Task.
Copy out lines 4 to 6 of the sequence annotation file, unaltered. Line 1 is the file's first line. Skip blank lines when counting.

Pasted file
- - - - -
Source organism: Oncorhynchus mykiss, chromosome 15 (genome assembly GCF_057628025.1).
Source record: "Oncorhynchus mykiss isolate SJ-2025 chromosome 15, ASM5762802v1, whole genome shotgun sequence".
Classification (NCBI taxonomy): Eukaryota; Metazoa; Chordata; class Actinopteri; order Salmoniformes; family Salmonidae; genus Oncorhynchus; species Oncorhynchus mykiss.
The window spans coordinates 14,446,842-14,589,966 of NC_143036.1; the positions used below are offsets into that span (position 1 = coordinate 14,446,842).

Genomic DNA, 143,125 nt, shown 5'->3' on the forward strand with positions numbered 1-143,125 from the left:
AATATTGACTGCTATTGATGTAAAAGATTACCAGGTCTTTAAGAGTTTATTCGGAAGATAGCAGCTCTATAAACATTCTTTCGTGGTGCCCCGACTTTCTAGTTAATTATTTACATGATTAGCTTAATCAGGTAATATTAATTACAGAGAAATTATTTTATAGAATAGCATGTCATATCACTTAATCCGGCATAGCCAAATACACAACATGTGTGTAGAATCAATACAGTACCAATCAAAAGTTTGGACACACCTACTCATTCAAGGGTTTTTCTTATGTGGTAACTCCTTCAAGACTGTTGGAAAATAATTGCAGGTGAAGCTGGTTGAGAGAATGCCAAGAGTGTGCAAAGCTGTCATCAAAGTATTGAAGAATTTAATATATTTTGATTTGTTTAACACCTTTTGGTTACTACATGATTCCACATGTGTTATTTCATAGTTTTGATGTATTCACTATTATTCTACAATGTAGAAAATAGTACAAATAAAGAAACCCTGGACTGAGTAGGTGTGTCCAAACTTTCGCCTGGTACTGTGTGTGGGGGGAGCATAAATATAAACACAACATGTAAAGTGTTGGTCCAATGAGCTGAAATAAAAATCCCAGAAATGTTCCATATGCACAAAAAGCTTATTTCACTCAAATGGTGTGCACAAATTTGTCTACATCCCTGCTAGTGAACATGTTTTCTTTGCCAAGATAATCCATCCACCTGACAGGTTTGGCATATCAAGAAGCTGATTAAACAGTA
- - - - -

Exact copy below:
The window spans coordinates 14,446,842-14,589,966 of NC_143036.1; the positions used below are offsets into that span (position 1 = coordinate 14,446,842).

Genomic DNA, 143,125 nt, shown 5'->3' on the forward strand with positions numbered 1-143,125 from the left:
AATATTGACTGCTATTGATGTAAAAGATTACCAGGTCTTTAAGAGTTTATTCGGAAGATAGCAGCTCTATAAACATTCTTTCGTGGTGCCCCGACTTTCTAGTTAATTATTTACATGATTAGCTTAATCAGGTAATATTAATTACAGAGAAATTATTTTATAGAATAGCATGTCATATCACTTAATCCGGCATAGCCAAATACACAACATGTGTGTAGAATCAATACAGTACCAATCAAAAGTTTGGACACACCTACTCATTCAAGGGTTTTTCTTATGTGGTAACTCCTTCAAGACTGTTGGAAAATAATTGCAGGTGAAGCTGGTTGAGAGAATGCCAAGAGTGTGCAAAGCTGTCATCAAAGTATTGAAGAATTTAATATATTTTGATTTGTTTAACACCTTTTGGTTACTACATGATTCCACATGTGTTATTTCATAGTTTTGATGTATTCACTATTATTCTACAATGTAGAAAATAGTACAAATAAAGAAACCCTGGACTGAGTAGGTGTGTCCAAACTTTCGCCTGGTACTGTGTGTGGGGGGAGCATAAATATAAACACAACATGTAAAGTGTTGGTCCAATGAGCTGAAATAAAAATCCCAGAAATGTTCCATATGCACAAAAAGCTTATTTCACTCAAATGGTGTGCACAAATTTGTCTACATCCCTGCTAGTGAACATGTTTTCTTTGCCAAGATAATCCATCCACCTGACAGGTTTGGCATATCAAGAAGCTGATTAAACAGTA